The advertising-supported option is likely a red herring to satisfy critics, and would be dumped before the project launches. It just isn’t feasibly to try to aim advertising at users who are downloading music from BitTorrent and putting it on their iPod. There’s no touch point to force advertising down their throat.

    So the plan essentially comes down to telling ISPs that they can avoid any copyright infringement liability if they pay the fee on behalf of customers. And while the government wouldn’t be directly involved, the willingness of law enforcement agencies and the judicial system to enforce civil and criminal copyright infringement laws is the stick by which Griffin will convince ISPs to jump on board. It’s government endorsed extortion, nothing more and nothing less.

    The effects on innovation in music would be disastrous if such a scheme were ever to become reality. It’s clearly good for the music labels, who are facing their imminent extinction. For everyone else, though, this is the worst possible thing that could happen.

  6. bulletholes says:

    Here’s What They’re Really Planning:

    The tax will not, in fact, be mandatory. But that is misleading – it won’t be mandatory for ISPs who provide Internet access to actual users. But if ISPs join the scheme, it will apply to all of their customers and be added to their bill as a surcharge.

    Why will ISP’s agree to this? Mainly to avoid liability. The core of the plan is a covenant not to sue anyone who pays the fee. Griffin touched on this in the article, saying ISPs will want to “discharge their risk” around file sharing that occurs over their networks.

    The rollout plan will hit colleges and universities first, who will simply add the fee to tuition bills so they won’t have to worry about getting dragged into lawsuits. Then Griffin will approach consumer ISPs. If an ISP joins, their users will not have the option of not paying, even if they don’t download music from the Internet. So, basically, the tax is only voluntary if you define avoiding it as not going to college, or using the Internet.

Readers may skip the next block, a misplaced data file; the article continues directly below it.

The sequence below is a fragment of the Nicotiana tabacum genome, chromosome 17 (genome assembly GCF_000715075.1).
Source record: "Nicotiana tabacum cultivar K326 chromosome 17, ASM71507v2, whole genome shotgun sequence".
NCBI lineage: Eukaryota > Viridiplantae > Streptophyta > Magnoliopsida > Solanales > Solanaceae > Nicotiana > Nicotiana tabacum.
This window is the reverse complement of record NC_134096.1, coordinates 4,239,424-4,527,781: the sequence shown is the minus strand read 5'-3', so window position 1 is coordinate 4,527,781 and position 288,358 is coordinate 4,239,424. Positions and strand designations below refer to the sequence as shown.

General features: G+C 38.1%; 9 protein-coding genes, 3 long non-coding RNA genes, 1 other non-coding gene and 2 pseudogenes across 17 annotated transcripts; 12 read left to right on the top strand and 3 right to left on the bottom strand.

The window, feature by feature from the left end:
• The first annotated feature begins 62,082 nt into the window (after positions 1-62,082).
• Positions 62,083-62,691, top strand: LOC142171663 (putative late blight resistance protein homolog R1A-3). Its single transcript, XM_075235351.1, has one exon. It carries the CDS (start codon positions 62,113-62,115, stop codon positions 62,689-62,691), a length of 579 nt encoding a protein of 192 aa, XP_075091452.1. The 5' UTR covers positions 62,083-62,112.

The advertising-supported option is likely a red herring to satisfy critics, and would be dumped before the project launches. It just isn’t feasibly to try to aim advertising at users who are downloading music from BitTorrent and putting it on their iPod. There’s no touch point to force advertising down their throat.

    So the plan essentially comes down to telling ISPs that they can avoid any copyright infringement liability if they pay the fee on behalf of customers. And while the government wouldn’t be directly involved, the willingness of law enforcement agencies and the judicial system to enforce civil and criminal copyright infringement laws is the stick by which Griffin will convince ISPs to jump on board. It’s government endorsed extortion, nothing more and nothing less.

    The effects on innovation in music would be disastrous if such a scheme were ever to become reality. It’s clearly good for the music labels, who are facing their imminent extinction. For everyone else, though, this is the worst possible thing that could happen.

  7. Peter Blue says:

    I’m an independent artist from Germany. I get publishing royalties from GEMA, as well as recording rights licenses from GVL for airplay.
    I know how difficult it is to track actual plays / downloads. If a radio station is only small, these companies don’t track the single plays; rather an overall fee is paid and then distributed among all artist in relation to their overall income.
    That simple means, that independent artist that are present on small stations won’t get paid. The money goes to the big names in the business.

    It would need an excellent system to really pay all artists for their actual plays / downloads.

    The experience with former mp3.com (does anybody remember?)shows that such a system attracts the cheaters. As mp3.com paid artists for their amount of plays / downloads, tricky people developed robots that generated huge amounts of plays / downloads. This finally destroyed that system.

    I wouldn’t mind a “music utility” if it would be good for independent artists as well.
    But who will control the system? I fear it will be controlled by the music industry.
    That would be the worst that could happen – monopoly.